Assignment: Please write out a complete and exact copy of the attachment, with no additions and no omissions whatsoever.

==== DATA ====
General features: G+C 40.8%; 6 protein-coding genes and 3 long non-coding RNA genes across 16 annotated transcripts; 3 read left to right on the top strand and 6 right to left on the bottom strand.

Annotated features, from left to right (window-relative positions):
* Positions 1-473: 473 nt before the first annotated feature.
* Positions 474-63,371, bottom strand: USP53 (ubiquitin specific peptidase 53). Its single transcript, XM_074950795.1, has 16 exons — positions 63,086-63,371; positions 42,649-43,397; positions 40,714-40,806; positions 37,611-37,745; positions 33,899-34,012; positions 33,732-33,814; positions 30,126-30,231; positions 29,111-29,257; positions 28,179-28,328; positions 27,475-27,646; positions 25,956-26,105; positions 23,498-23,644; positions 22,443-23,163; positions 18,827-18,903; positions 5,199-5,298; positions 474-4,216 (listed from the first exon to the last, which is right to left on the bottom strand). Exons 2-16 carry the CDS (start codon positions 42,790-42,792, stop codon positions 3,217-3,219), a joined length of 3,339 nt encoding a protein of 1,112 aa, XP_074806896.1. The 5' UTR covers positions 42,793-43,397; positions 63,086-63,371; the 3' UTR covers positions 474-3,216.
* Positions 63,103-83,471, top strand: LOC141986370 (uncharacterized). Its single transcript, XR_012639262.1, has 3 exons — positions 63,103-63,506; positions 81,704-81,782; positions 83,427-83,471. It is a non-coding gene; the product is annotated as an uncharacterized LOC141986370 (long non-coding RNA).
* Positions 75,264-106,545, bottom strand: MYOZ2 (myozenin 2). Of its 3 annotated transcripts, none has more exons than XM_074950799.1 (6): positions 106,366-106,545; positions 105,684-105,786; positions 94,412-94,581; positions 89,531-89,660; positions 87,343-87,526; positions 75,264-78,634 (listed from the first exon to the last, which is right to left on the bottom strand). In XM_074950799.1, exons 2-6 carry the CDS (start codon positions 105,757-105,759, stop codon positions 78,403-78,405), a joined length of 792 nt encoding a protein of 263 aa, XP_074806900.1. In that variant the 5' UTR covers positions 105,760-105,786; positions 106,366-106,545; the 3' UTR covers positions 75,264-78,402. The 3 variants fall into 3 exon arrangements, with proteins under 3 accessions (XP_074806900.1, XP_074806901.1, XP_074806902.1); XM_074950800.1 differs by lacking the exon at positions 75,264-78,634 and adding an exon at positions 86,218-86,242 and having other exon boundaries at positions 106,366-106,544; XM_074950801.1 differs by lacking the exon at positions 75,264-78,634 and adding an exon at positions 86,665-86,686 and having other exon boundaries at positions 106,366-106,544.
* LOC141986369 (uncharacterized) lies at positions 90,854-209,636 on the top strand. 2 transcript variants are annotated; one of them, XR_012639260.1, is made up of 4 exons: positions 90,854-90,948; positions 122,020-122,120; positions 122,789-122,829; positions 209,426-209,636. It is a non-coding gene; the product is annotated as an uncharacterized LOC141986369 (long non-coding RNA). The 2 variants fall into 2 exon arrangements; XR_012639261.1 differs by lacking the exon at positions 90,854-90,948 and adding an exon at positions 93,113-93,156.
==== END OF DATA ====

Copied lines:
General features: G+C 40.8%; 6 protein-coding genes and 3 long non-coding RNA genes across 16 annotated transcripts; 3 read left to right on the top strand and 6 right to left on the bottom strand.

Annotated features, from left to right (window-relative positions):
* Positions 1-473: 473 nt before the first annotated feature.
* Positions 474-63,371, bottom strand: USP53 (ubiquitin specific peptidase 53). Its single transcript, XM_074950795.1, has 16 exons — positions 63,086-63,371; positions 42,649-43,397; positions 40,714-40,806; positions 37,611-37,745; positions 33,899-34,012; positions 33,732-33,814; positions 30,126-30,231; positions 29,111-29,257; positions 28,179-28,328; positions 27,475-27,646; positions 25,956-26,105; positions 23,498-23,644; positions 22,443-23,163; positions 18,827-18,903; positions 5,199-5,298; positions 474-4,216 (listed from the first exon to the last, which is right to left on the bottom strand). Exons 2-16 carry the CDS (start codon positions 42,790-42,792, stop codon positions 3,217-3,219), a joined length of 3,339 nt encoding a protein of 1,112 aa, XP_074806896.1. The 5' UTR covers positions 42,793-43,397; positions 63,086-63,371; the 3' UTR covers positions 474-3,216.
* Positions 63,103-83,471, top strand: LOC141986370 (uncharacterized). Its single transcript, XR_012639262.1, has 3 exons — positions 63,103-63,506; positions 81,704-81,782; positions 83,427-83,471. It is a non-coding gene; the product is annotated as an uncharacterized LOC141986370 (long non-coding RNA).
* Positions 75,264-106,545, bottom strand: MYOZ2 (myozenin 2). Of its 3 annotated transcripts, none has more exons than XM_074950799.1 (6): positions 106,366-106,545; positions 105,684-105,786; positions 94,412-94,581; positions 89,531-89,660; positions 87,343-87,526; positions 75,264-78,634 (listed from the first exon to the last, which is right to left on the bottom strand). In XM_074950799.1, exons 2-6 carry the CDS (start codon positions 105,757-105,759, stop codon positions 78,403-78,405), a joined length of 792 nt encoding a protein of 263 aa, XP_074806900.1. In that variant the 5' UTR covers positions 105,760-105,786; positions 106,366-106,545; the 3' UTR covers positions 75,264-78,402. The 3 variants fall into 3 exon arrangements, with proteins under 3 accessions (XP_074806900.1, XP_074806901.1, XP_074806902.1); XM_074950800.1 differs by lacking the exon at positions 75,264-78,634 and adding an exon at positions 86,218-86,242 and having other exon boundaries at positions 106,366-106,544; XM_074950801.1 differs by lacking the exon at positions 75,264-78,634 and adding an exon at positions 86,665-86,686 and having other exon boundaries at positions 106,366-106,544.
* LOC141986369 (uncharacterized) lies at positions 90,854-209,636 on the top strand. 2 transcript variants are annotated; one of them, XR_012639260.1, is made up of 4 exons: positions 90,854-90,948; positions 122,020-122,120; positions 122,789-122,829; positions 209,426-209,636. It is a non-coding gene; the product is annotated as an uncharacterized LOC141986369 (long non-coding RNA). The 2 variants fall into 2 exon arrangements; XR_012639261.1 differs by lacking the exon at positions 90,854-90,948 and adding an exon at positions 93,113-93,156.